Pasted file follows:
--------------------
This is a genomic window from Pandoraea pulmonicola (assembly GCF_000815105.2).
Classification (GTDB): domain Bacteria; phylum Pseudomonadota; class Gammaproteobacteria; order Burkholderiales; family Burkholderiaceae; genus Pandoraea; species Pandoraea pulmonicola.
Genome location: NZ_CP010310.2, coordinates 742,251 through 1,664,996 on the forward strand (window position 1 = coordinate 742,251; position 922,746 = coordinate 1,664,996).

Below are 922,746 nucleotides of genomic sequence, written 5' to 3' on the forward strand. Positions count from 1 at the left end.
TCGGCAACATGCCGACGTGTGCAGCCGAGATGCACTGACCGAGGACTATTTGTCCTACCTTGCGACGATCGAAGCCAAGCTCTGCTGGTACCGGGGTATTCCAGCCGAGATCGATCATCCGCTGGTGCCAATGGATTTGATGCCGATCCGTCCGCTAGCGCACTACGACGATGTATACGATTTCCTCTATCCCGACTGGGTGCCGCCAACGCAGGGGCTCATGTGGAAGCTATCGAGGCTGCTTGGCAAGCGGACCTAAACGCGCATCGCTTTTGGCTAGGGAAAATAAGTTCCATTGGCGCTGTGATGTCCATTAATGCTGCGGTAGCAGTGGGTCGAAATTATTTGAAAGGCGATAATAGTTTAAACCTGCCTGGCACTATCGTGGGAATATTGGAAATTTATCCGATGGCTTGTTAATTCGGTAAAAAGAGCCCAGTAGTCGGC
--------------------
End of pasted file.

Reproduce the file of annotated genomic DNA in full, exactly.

This is a genomic window from Pandoraea pulmonicola (assembly GCF_000815105.2).
Classification (GTDB): domain Bacteria; phylum Pseudomonadota; class Gammaproteobacteria; order Burkholderiales; family Burkholderiaceae; genus Pandoraea; species Pandoraea pulmonicola.
Genome location: NZ_CP010310.2, coordinates 742,251 through 1,664,996 on the forward strand (window position 1 = coordinate 742,251; position 922,746 = coordinate 1,664,996).

Below are 922,746 nucleotides of genomic sequence, written 5' to 3' on the forward strand. Positions count from 1 at the left end.
TCGGCAACATGCCGACGTGTGCAGCCGAGATGCACTGACCGAGGACTATTTGTCCTACCTTGCGACGATCGAAGCCAAGCTCTGCTGGTACCGGGGTATTCCAGCCGAGATCGATCATCCGCTGGTGCCAATGGATTTGATGCCGATCCGTCCGCTAGCGCACTACGACGATGTATACGATTTCCTCTATCCCGACTGGGTGCCGCCAACGCAGGGGCTCATGTGGAAGCTATCGAGGCTGCTTGGCAAGCGGACCTAAACGCGCATCGCTTTTGGCTAGGGAAAATAAGTTCCATTGGCGCTGTGATGTCCATTAATGCTGCGGTAGCAGTGGGTCGAAATTATTTGAAAGGCGATAATAGTTTAAACCTGCCTGGCACTATCGTGGGAATATTGGAAATTTATCCGATGGCTTGTTAATTCGGTAAAAAGAGCCCAGTAGTCGGC